Speaking as a humble reader, I found Iron Widow addictive. It scratched an itch that I didn't even realize I had in me until I read it: a desire for larger-than-life anime energy combined with cultural perspectives that don't often get represented in Japanese anime itself. Reading Iron Widow did not make me think less of DARLING in the FRANXX or any of the other anime that influenced Zhao as an author; rather, it made me excited for the evolving possibilities in global anime-inspired narratives.

Zhao told me that they initially had trouble publishing Iron Widow because not many of the publishing gatekeepers they dealt with really “got” the anime-esque elements. But there are definitely more YA authors these days who are loud and proud about being anime fans. To name some other recent examples, Tochi Onyebuchi pitched his Afrofuturist novel War Girls as “Gundam in Nigeria,” while Amie Kaufman and Meagan Spooner cite Hayao Miyazaki as the inspiration for the world of their genre-bending fantasy/sci-fi novel The Other Side of the Sky. YA is getting more anime-like by the day.

For all the aspiring authors out there, I asked Zhao for some tips. Here's what they had to say: “Write with direction and purpose. Even when plotting, figure out the ending first so you always know where the story is heading and don't get stuck meandering in the middle (those are always the hardest, aren't they?). Also, give at least a little bit of thought to the market side of things. I know no creative likes to do this, but if you want to make money off your creations, you do need to be aware of target audience and such. Who would want to buy your book and why? You should have some specific answers in mind.”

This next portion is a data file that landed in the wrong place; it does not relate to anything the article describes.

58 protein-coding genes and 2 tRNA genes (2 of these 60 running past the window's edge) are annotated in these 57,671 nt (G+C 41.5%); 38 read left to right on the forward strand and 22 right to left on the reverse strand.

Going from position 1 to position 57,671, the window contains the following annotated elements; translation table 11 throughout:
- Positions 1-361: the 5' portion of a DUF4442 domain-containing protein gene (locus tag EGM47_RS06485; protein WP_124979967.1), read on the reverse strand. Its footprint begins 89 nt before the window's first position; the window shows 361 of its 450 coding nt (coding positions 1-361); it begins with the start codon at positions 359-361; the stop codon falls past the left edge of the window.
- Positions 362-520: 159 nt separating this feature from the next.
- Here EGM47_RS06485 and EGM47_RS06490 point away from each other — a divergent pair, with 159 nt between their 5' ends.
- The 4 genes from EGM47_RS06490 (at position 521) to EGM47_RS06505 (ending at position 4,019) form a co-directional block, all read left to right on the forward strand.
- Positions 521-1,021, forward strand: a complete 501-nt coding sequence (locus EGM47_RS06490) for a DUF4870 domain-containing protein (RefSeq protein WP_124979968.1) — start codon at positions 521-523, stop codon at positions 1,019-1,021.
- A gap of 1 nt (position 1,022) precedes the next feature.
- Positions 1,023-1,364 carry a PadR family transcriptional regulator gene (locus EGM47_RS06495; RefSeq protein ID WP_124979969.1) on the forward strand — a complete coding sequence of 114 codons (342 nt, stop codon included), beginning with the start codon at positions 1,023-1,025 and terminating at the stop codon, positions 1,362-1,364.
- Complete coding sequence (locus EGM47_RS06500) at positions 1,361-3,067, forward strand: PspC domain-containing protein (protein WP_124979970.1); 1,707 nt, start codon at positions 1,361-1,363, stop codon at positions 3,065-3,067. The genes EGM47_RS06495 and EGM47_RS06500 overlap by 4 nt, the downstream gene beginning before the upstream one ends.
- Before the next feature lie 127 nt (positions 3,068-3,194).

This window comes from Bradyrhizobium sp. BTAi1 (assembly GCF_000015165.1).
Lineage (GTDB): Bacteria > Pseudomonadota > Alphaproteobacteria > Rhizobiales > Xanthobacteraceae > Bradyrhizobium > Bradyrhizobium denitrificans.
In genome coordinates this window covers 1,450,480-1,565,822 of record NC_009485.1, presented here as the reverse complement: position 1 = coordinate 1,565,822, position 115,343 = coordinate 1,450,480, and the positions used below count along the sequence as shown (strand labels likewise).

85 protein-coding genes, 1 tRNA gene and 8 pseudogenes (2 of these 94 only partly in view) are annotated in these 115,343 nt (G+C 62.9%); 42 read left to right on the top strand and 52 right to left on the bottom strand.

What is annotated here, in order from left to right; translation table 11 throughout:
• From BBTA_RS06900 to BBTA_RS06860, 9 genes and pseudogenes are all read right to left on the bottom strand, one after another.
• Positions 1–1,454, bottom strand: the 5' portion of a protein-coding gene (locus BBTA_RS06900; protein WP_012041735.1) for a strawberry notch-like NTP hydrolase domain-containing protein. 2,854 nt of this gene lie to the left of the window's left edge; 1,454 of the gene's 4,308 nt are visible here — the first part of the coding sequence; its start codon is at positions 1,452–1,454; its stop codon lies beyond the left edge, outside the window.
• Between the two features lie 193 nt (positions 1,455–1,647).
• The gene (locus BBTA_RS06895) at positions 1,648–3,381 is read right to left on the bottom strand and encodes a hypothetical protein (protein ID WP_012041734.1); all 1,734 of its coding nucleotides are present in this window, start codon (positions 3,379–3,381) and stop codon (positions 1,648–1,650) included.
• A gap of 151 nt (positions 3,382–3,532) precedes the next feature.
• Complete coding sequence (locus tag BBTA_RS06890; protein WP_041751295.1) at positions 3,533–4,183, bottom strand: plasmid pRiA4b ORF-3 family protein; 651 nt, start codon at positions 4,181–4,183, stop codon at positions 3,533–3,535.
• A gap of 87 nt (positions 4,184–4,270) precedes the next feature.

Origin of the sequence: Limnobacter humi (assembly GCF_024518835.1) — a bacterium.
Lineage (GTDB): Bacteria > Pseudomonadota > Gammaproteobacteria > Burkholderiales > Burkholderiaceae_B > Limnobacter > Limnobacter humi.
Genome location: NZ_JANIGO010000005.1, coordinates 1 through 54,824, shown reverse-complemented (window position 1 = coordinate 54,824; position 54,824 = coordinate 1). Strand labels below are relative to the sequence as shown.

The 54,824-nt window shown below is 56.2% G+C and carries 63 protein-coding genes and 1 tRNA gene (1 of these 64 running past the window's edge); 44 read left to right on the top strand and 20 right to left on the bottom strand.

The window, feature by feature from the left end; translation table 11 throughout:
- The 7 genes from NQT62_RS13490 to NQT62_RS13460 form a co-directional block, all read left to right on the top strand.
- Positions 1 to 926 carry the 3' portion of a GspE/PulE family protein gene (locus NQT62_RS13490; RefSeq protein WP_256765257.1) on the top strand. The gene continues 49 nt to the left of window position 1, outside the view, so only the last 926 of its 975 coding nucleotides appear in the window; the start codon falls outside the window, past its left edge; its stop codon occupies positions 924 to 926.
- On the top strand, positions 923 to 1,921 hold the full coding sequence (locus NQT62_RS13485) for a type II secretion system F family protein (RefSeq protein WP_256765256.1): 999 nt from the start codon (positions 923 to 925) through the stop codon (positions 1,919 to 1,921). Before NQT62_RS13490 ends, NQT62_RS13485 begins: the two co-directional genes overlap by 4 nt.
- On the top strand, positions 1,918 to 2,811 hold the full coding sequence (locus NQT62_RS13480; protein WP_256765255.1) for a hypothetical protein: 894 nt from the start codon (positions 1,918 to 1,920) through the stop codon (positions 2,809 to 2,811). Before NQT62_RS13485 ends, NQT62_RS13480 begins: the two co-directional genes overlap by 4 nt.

Meanwhile, Zhao isn't stopping anytime soon with the anime love. They recently published their second book, a middle-grade novel called Zachary Ying and the Dragon Emperor, which tells the story of a Chinese American boy who encounters the First Emperor of China and must battle opponents in an AR game across China in order to rescue his mother. For those of you wondering, yes it's basically Chinese Yu-Gi-Oh!. This one's for you, Anime News Network readers.